Here’s another fun write-up from your favorite Los Angeles Dog Trainer, (well at least your dog’s favorite.) Seriously, I take play with your dog very seriously, and in this post we’ll get into the game of fetch. Aside from the obvious benefit of playing fetch like the fact that it’s good exercise, fetch can be used to train some basic obedience too. Once you have a dog that loves chase the ball and bring it back, the game becomes interactive. The dog will gladly SIT, DOWN, and STAY for the reward of chasing after the ball.
Most dogs will chase after the ball, but won’t bring it back. They’ll play keep away, take it somewhere and chew on it, or they run to the ball and won’t pick it up. Then you have to try to coerce them to drop it, go pick up the ball, or just give up. Playing by those rules makes the game way less fun for you and your dog. In order to reap the full benefits of playing fetch with your dog, you need to change the rules a bit.
Hold on… we’re going to use a bit of trainer talk in this one.(I’ll explain the jargon)
Most dogs will willingly run after a ball, so most people start there. They throw the ball in hopes of the dog going out to get it and bring it back, however the problem is usually on the back end… when you need the dog to come back and drop the ball. So, instead of starting with the part that comes easy to the dog, we’re going to work backwards, or “back chain” the behavior. Back chaining means we break down the steps in a complex behavior and start with the last step first.
Start in a low distraction area. Get two of the same balls, and a few treats just in case you need them. I like to start training this low to the ground. I usually get on my knees. It’s less imposing to the dog.
I take one of the balls and hold it in front of the dog’s mouth. When they take it from me, I mark it with YES.
Once the dog has the ball, they may run away or posture with the ball to initiate me to chase them. I ignore that and present the second ball. At this point most dogs will get pretty excited and drop the ball in their mouth, so when you show the dog the second ball, cue them to DROP or GIVE. (depending on if you like to hold slobber covered tennis balls.) If the dog doesn’t drop the ball at the sight of the second tennis ball, then you need to make it a little more interesting… throw it from hand to hand or bounce it a few times. When your dog drops the first ball, make YES and roll the second ball out to them.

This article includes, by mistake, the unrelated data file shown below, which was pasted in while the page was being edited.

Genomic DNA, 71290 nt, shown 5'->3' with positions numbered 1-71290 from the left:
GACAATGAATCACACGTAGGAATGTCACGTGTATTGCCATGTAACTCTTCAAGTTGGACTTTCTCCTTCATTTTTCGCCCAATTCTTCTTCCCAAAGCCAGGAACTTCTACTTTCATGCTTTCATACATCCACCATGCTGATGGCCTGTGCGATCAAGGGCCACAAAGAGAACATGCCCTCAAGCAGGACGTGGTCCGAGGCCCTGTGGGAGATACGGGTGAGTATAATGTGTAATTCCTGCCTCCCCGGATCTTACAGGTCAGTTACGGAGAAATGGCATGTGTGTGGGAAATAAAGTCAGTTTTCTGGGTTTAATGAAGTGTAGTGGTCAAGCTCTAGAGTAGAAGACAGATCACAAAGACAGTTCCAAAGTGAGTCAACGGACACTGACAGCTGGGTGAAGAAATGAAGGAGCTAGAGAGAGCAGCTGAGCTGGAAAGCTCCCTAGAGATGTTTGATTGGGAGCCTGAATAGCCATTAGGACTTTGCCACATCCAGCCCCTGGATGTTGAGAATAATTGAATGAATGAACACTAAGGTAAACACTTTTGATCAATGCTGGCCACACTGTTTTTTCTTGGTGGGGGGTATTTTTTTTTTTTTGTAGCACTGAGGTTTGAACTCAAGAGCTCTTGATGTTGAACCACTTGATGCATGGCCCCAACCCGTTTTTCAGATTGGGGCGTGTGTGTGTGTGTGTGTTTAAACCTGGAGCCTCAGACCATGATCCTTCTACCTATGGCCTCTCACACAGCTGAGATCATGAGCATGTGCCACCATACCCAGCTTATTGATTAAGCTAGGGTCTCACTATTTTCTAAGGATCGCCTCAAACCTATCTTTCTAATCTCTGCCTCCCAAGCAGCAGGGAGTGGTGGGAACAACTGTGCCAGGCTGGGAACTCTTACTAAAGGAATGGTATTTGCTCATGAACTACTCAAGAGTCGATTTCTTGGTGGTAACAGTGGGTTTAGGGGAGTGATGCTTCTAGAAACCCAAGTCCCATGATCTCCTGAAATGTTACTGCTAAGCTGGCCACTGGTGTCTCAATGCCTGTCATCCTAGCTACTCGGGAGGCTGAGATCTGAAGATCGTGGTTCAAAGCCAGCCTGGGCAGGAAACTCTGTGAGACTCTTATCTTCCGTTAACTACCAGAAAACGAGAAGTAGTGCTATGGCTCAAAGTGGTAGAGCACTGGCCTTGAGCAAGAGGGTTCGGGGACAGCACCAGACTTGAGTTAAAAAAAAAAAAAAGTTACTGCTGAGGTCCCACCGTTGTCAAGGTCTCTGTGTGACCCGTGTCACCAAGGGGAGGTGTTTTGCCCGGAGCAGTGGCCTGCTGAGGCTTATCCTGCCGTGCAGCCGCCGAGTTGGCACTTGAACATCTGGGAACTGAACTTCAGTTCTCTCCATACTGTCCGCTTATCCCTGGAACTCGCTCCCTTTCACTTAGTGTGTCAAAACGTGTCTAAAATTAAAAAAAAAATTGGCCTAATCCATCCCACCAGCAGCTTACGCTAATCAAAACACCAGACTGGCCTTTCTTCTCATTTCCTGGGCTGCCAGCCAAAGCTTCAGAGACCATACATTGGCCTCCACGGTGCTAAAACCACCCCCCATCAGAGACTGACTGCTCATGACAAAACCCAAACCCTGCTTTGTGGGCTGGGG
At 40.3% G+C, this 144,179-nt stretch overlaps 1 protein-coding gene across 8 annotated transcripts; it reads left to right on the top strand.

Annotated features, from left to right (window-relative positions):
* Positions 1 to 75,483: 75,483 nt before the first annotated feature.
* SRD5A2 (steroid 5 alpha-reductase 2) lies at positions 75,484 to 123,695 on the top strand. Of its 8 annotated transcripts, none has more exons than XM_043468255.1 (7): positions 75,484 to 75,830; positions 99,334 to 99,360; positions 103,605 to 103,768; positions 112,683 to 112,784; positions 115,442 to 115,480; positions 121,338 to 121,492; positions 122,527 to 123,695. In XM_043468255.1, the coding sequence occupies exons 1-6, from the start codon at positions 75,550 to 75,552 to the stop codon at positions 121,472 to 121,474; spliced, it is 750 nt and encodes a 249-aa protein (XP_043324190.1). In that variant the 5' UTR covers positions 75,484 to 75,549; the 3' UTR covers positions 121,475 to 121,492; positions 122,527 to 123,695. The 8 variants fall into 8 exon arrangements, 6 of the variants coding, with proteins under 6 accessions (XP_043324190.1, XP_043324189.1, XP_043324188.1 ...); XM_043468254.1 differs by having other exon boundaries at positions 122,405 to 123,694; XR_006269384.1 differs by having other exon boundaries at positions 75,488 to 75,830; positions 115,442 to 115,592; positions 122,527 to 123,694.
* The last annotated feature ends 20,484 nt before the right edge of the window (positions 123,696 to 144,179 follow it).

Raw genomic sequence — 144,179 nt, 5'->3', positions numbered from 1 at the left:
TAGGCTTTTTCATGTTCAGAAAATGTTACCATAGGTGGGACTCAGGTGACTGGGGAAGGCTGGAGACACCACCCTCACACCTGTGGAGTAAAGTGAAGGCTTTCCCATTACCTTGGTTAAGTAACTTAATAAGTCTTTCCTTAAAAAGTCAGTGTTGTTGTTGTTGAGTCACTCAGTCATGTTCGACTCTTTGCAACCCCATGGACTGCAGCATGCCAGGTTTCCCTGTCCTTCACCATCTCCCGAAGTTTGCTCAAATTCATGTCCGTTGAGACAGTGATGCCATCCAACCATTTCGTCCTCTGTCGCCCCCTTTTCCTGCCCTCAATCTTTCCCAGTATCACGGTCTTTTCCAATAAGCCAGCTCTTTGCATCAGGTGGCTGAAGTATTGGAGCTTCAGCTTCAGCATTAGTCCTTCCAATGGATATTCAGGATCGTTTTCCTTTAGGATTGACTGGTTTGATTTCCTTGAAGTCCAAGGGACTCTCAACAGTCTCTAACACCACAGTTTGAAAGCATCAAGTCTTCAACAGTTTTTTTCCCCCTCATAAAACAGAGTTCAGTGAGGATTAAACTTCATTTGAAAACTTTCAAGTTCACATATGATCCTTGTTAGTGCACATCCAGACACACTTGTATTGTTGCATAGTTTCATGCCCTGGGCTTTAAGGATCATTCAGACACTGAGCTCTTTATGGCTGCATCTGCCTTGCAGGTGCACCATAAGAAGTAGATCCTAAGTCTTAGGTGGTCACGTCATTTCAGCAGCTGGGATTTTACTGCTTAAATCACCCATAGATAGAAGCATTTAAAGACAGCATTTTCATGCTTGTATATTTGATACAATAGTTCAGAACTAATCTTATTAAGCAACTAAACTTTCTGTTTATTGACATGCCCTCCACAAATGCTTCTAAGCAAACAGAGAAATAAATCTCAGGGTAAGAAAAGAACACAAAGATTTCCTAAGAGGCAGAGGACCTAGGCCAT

Note: If your dog won’t drop the ball for the chance at getting the second ball, you can use the treats. Hold the treat in front of his face. When he drops it, mark YES, reward with the food, then present the ball again after he swallows the treat.
Repeat step 3 a few times… You can throw in the FETCH command after your YES marker. After a few reps, end your fetching session for the day. Leave your dog wanting more.
On day two, you will start with your two balls again, but you’ll be standing this time. Again, toss your first ball a couple feet in front and say FETCH. When your dog picks up the ball, back up a couple of steps and wait for them to come close to you. When they get close, cue them to DROP/GIVE. When they do, mark with a YES, cue FETCH and toss the second ball out a couple of feet and repeat.
As your dog gets better and better with bringing you the ball and dropping it, you can increase the distance you throw the ball or the distance you back up and have them bring the ball to you.
At this point your dog should be retrieving pretty seamlessly and with excitement, so it’s time to fade the second ball. Now when you cue your dog to DROP/GIVE, instead of tossing the second ball, you just pick up the ball they dropped and toss that instead. This step usually takes 2 or 3 reps before the dogs get it.
There you have it… you’re playing fetch. Another big part of the game where people usually mess up is that they play fetch too long. You have to stop the game leaving your dog wanting more. Stop before they get bored and before they get tired. If you are interested in having a playful and fun relationship with your dog, give their favorite Los Angeles dog trainer, contact us.